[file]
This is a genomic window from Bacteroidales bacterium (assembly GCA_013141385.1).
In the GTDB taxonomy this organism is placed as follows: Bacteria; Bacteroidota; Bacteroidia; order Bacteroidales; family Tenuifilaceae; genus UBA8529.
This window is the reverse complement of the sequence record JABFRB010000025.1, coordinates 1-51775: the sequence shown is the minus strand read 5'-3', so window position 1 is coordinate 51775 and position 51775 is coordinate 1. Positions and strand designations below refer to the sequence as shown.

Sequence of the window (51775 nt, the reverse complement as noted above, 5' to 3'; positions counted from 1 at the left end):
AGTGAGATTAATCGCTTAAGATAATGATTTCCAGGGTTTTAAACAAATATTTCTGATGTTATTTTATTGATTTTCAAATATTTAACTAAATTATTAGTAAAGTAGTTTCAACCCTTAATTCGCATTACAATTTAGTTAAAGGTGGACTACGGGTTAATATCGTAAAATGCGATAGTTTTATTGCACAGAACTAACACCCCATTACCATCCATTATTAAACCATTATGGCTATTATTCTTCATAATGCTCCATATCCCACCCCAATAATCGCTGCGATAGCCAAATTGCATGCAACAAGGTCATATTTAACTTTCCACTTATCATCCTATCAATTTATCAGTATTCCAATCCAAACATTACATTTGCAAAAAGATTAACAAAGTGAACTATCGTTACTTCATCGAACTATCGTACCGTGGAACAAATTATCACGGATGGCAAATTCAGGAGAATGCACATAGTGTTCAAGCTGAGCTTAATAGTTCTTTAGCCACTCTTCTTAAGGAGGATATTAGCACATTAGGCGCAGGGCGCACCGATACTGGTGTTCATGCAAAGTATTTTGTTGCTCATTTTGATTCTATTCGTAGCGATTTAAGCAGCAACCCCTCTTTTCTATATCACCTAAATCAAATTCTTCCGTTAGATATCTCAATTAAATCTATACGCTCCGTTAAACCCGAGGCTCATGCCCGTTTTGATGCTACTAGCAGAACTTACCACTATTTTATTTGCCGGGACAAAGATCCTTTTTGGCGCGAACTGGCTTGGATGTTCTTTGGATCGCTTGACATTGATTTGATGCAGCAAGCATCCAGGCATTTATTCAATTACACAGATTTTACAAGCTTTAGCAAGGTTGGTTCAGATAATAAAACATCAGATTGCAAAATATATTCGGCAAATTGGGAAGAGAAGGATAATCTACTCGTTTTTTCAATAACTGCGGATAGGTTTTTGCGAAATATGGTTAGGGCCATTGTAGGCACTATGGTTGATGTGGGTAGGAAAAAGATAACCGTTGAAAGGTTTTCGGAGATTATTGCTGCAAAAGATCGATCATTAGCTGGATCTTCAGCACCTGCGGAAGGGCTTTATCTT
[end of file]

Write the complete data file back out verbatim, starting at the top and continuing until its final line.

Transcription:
This is a genomic window from Bacteroidales bacterium (assembly GCA_013141385.1).
In the GTDB taxonomy this organism is placed as follows: Bacteria; Bacteroidota; Bacteroidia; order Bacteroidales; family Tenuifilaceae; genus UBA8529.
This window is the reverse complement of the sequence record JABFRB010000025.1, coordinates 1-51775: the sequence shown is the minus strand read 5'-3', so window position 1 is coordinate 51775 and position 51775 is coordinate 1. Positions and strand designations below refer to the sequence as shown.

Sequence of the window (51775 nt, the reverse complement as noted above, 5' to 3'; positions counted from 1 at the left end):
AGTGAGATTAATCGCTTAAGATAATGATTTCCAGGGTTTTAAACAAATATTTCTGATGTTATTTTATTGATTTTCAAATATTTAACTAAATTATTAGTAAAGTAGTTTCAACCCTTAATTCGCATTACAATTTAGTTAAAGGTGGACTACGGGTTAATATCGTAAAATGCGATAGTTTTATTGCACAGAACTAACACCCCATTACCATCCATTATTAAACCATTATGGCTATTATTCTTCATAATGCTCCATATCCCACCCCAATAATCGCTGCGATAGCCAAATTGCATGCAACAAGGTCATATTTAACTTTCCACTTATCATCCTATCAATTTATCAGTATTCCAATCCAAACATTACATTTGCAAAAAGATTAACAAAGTGAACTATCGTTACTTCATCGAACTATCGTACCGTGGAACAAATTATCACGGATGGCAAATTCAGGAGAATGCACATAGTGTTCAAGCTGAGCTTAATAGTTCTTTAGCCACTCTTCTTAAGGAGGATATTAGCACATTAGGCGCAGGGCGCACCGATACTGGTGTTCATGCAAAGTATTTTGTTGCTCATTTTGATTCTATTCGTAGCGATTTAAGCAGCAACCCCTCTTTTCTATATCACCTAAATCAAATTCTTCCGTTAGATATCTCAATTAAATCTATACGCTCCGTTAAACCCGAGGCTCATGCCCGTTTTGATGCTACTAGCAGAACTTACCACTATTTTATTTGCCGGGACAAAGATCCTTTTTGGCGCGAACTGGCTTGGATGTTCTTTGGATCGCTTGACATTGATTTGATGCAGCAAGCATCCAGGCATTTATTCAATTACACAGATTTTACAAGCTTTAGCAAGGTTGGTTCAGATAATAAAACATCAGATTGCAAAATATATTCGGCAAATTGGGAAGAGAAGGATAATCTACTCGTTTTTTCAATAACTGCGGATAGGTTTTTGCGAAATATGGTTAGGGCCATTGTAGGCACTATGGTTGATGTGGGTAGGAAAAAGATAACCGTTGAAAGGTTTTCGGAGATTATTGCTGCAAAAGATCGATCATTAGCTGGATCTTCAGCACCTGCGGAAGGGCTTTATCTT